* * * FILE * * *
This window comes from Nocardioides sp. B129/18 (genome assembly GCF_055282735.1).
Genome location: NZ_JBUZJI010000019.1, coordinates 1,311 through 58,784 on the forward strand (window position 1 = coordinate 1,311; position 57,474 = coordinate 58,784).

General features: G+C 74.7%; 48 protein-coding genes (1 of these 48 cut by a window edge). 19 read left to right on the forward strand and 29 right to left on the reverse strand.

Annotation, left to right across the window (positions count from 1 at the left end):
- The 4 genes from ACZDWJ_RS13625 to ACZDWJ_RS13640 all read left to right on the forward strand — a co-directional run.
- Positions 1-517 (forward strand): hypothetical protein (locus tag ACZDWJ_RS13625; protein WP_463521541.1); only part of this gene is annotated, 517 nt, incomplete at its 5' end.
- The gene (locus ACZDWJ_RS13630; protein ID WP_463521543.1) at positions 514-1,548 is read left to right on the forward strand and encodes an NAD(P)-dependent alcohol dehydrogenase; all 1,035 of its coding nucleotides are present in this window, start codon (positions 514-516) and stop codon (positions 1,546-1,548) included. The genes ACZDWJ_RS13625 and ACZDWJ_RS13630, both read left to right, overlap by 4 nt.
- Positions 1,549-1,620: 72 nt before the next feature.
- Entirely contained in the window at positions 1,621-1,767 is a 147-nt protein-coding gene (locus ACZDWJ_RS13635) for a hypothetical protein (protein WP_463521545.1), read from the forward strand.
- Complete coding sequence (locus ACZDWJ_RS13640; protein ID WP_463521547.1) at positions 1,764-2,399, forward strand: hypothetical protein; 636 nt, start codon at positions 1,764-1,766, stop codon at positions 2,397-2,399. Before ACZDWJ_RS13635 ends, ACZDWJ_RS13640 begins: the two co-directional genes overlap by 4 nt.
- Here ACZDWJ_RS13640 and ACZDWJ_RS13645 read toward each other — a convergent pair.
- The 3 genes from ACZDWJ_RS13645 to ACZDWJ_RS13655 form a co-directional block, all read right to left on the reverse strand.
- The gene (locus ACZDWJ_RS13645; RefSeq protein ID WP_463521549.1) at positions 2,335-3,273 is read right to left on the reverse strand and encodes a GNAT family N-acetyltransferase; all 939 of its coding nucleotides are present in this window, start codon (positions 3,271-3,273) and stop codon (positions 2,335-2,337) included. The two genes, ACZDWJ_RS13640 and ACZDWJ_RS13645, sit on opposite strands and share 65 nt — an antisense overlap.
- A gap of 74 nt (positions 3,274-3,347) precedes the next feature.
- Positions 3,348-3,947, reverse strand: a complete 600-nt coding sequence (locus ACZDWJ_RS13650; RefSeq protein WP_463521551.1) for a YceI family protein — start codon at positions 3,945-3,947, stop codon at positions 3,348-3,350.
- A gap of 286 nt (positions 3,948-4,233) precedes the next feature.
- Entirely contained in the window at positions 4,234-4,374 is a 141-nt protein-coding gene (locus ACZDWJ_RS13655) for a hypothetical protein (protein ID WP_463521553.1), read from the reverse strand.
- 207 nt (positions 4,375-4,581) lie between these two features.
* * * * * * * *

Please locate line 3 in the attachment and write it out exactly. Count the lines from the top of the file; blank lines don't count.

General features: G+C 74.7%; 48 protein-coding genes (1 of these 48 cut by a window edge). 19 read left to right on the forward strand and 29 right to left on the reverse strand.